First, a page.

That brought to mind a passage I posted once before, taken from David Drake's book Fortress:
The thing that nobody who directed war movies understood- and why should they? It would come as news to rear echelons in all the various armies as well- was that the guys at the sharp end carried it all on their backs.

The irreducible minimum for life in a combat zone was water, arms and munitions, and food. In most environments, heavy clothing or shelter had to be factored in as well; exposure in a hilltop trench would kill you just as dead as a bullet.

Helicopters were fine, but they weren't going to land while you lay baking on a bare hillside traversed by enemy guns; so you carried water in gallons, not quarts, and it was life itself. If you ran out of ammo, they'd cut you apart with split bamboo if that was what they had... so you carried extra bandoliers and extra grenades, and a pistol of your own because the rifle you were issued was going to jam at the worst possible time, no matter who designed it or how hard you tried to keep it clean.

Besides that, you carried a belt of ammo for one o f the overburdened machinegunners or a trio of shells for the poor bastard with the mortar tube on his back. You were all in it together; and besides, when the shit hit the fan you were going to need heavy-weapons support.

And the chances were that, if you were really trying to get the jump on the elusive other side, you had a case of rations to hump with you as well. Ever time a resupply bird whop-whopped to you across hostile terrain, it fingered you for the enemy and guaranteed that engagement would be on the enemy's terms.

So you didn't move very fast, but you moved, and you did your job of kicking butt while folks in strack uniforms crayoned little boxes and arrows on acetate-covered maps, learnedly discussing your location. That was the way the world worked; and that was why Tom Kelly felt subconsciously better for the equipment slung on his body as he shuffled into combat."

Thursday, August 30, 2007

Gee, another couple of sorry, two-faced hypocrite actors

Who'da thunk it?

A study that will give GFW's the vapors,

and delight the rest of us.

Now, THIS is more like it!

Last week I was going through the Midway site for a couple of things, and looked at the red dot sights they stock(there's a LOT of them). Midway for three reasons: lots to browse through, customer ratings, and if there's a problem they're real good about taking care of it.

I decided to look at
Below $100,
Only those with four stars or above.
The latter really cut down the list. Several with four or four-and-a-fraction, then I hit this one. I'd heard about Millet before, generally good things, and there were no bad points in any of the reviews. So I added that to the order. And, Midway shipping being what it is, I had it four days later.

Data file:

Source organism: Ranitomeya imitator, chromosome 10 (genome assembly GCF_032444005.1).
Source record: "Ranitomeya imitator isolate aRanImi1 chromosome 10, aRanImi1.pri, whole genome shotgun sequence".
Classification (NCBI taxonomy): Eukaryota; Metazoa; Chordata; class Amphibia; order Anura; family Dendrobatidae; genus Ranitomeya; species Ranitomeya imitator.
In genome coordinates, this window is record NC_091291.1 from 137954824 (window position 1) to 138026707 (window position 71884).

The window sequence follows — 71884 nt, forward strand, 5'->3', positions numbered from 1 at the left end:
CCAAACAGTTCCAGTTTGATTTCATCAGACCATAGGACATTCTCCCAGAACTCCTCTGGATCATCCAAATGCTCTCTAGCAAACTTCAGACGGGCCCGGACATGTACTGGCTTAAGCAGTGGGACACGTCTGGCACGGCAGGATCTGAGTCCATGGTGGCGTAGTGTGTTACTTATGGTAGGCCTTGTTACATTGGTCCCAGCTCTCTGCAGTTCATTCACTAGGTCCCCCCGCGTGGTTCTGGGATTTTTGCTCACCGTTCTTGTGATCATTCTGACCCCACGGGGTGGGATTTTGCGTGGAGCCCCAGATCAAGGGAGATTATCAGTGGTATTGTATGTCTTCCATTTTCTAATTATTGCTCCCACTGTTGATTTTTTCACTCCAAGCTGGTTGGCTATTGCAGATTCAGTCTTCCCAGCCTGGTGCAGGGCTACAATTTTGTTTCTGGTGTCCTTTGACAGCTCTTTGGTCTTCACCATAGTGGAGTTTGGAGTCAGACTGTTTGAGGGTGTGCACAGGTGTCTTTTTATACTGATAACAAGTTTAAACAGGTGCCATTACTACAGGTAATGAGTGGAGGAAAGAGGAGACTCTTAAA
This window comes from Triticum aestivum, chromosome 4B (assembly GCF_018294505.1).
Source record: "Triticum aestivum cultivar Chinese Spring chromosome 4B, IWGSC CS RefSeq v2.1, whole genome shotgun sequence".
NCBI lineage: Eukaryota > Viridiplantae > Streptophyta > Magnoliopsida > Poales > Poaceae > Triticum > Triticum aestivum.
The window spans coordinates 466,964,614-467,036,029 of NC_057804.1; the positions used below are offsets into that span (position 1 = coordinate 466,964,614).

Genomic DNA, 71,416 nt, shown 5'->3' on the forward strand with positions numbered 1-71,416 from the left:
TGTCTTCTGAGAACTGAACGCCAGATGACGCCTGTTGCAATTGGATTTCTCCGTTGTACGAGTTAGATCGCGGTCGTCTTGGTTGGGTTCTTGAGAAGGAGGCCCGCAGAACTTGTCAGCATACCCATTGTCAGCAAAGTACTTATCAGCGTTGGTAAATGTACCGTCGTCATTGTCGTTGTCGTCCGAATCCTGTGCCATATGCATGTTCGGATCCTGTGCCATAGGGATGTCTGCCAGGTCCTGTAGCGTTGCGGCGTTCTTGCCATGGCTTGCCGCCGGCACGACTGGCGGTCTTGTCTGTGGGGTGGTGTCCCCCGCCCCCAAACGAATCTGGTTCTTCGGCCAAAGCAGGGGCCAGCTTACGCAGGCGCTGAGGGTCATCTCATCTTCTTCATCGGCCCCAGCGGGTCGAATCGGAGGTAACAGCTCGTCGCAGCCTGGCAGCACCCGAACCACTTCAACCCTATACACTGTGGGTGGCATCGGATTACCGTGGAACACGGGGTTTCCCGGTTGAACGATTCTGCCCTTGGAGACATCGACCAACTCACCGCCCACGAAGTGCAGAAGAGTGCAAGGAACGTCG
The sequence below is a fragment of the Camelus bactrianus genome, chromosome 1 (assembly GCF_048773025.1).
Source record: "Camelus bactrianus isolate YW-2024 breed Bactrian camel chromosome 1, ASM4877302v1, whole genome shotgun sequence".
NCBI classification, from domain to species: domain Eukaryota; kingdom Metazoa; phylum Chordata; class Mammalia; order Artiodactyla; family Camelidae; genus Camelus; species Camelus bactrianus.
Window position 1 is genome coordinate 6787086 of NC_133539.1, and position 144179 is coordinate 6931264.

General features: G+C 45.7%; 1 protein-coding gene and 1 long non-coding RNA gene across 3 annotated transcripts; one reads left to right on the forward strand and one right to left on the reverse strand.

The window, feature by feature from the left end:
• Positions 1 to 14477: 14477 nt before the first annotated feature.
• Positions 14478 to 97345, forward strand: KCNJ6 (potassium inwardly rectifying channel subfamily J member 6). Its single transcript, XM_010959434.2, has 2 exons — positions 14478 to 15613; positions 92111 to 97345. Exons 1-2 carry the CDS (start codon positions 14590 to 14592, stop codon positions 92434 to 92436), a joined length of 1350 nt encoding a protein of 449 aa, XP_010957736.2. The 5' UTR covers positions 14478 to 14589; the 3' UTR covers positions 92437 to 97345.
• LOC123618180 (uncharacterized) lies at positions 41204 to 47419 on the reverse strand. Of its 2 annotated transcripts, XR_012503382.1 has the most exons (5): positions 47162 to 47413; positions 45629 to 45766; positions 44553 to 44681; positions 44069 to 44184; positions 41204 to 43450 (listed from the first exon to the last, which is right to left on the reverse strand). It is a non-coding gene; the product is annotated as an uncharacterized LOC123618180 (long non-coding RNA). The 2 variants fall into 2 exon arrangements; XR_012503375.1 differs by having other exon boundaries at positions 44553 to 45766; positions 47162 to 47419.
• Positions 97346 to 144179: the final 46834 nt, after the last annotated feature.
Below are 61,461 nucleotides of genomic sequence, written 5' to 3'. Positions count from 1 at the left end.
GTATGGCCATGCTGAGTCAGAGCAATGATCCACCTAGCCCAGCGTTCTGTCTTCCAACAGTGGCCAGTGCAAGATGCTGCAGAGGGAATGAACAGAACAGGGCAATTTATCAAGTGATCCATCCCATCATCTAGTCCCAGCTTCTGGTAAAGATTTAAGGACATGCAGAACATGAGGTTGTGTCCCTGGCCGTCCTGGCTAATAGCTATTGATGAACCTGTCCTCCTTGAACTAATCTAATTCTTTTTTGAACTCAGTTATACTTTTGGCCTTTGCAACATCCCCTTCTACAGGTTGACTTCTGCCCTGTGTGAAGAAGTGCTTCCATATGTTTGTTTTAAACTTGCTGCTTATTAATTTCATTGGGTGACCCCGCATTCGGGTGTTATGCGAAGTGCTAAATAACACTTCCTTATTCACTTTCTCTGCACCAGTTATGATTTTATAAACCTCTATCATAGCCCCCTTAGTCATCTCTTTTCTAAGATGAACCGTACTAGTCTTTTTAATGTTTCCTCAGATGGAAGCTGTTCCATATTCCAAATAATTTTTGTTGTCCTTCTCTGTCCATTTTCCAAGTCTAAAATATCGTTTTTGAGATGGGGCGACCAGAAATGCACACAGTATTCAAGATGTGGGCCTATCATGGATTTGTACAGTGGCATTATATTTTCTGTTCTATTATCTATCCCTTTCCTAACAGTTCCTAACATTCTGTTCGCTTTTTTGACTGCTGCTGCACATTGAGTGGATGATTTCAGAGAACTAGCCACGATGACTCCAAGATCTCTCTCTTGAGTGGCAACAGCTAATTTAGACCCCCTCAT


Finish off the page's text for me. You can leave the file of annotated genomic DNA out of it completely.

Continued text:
Nice, solid unit, came with rings and mounted easily. Good things:
Windage and elevation are solid click adjustments.
Brightness settings are solid clicks.
Nice, sharp dot(3moa instead of the usual 5).

Bad things:
Nothing so far. This is a 1" tube instead of a 30mm like a lot of others, but the diameter doesn't bother me in aiming, and the smaller tube puts the dot a bit lower than the 30mm I once tried, and I like that.

Yesterday I took time from stuff I was supposed to do to hit the range; after the Pentax crap I wanted to find out quickly if this thing worked. It does. Once adjusted(very easy with proper adjustments), it held zero with no shifting around. I put about 100 rounds of various ammo through the Carbine, and this thing just sat there doing the job. And I like the 3moa dot better than the 5 for a rifle.

100 rounds isn't a real trial, it's just a start, but already it's lasted longer than the Pentax, and the adjustments are a huge improvement. I'll be shooting it when possible the next while and watching the thing for any problems, so far it looks promising.

I was going to shoot the current postal match while I was out there, but by the time I finished up with the rifles the pistol range was pretty full. There's a gun show this weekend, I'm hoping after it on either Saturday or Sunday I can hit H&H and shoot it. If I do, I'll take the Carbine and run a few more rounds through. Oh, and just to cover it:
Pentax red-dots suck!
Pentax customer service sucks!

Pentax red-dots suck!
Pentax customer service sucks!

Pentax red-dots suck!
Pentax customer service sucks!

*Added: this was not one of my better days. I forgot the spotting scope, and when I set up the chronograph to check some .30 Carbine loads I'm testing, the battery was dead. And the spare I thought was in the truck, wasn't. The loads are shooting very well, but I'd really like to check velocity for an indication of pressure.

Wednesday, August 29, 2007

More on Haditha

Blackfive has another post on this, which includes links to previous important posts. I'd suggest you go through the comments; there's a guy throwing in every "The Marines messed up, the Marines lied, the Marines should be in jail!" line that's been come up with, and Grimmy takes them apart.

And we're still waiting for that sorry bastard Murtha to say something about the people he wronged.

Tuesday, August 28, 2007

I just had to note this before I go to bed

Go here, and read. Take note of this in the update:
Obviously Joe Huffman has never lived off the grid without A/C,
refrigeration or phone service. I have, and must confess I prefer life
without all the amenities.

Well, I'll tell you what, dumbass: I have lived for years without A/C, and in Oklahoma summers it flat sucks. When it's 80F at 1am, and the humidity is 60%, you can't lay down without breaking a sweat and a fan barely helps. Oops, I forgot, you said 'off the grid' so there's no fan either.

I have no idea where you live, and I don't care, you're just one more smug BS artist telling other people how they should live. You go ahead and do without power, without refrigeration to keep food and without telecomm to talk to people(including calling for aid in an emergency); I'll keep on using power to stay cool when it's hot and keep food fresh and stay in touch with people.

I note that you say 'I have', not 'I am', AND you're posting using a computer which causes me to conclude you're a true, first-class jackass of the 'do as I say' type.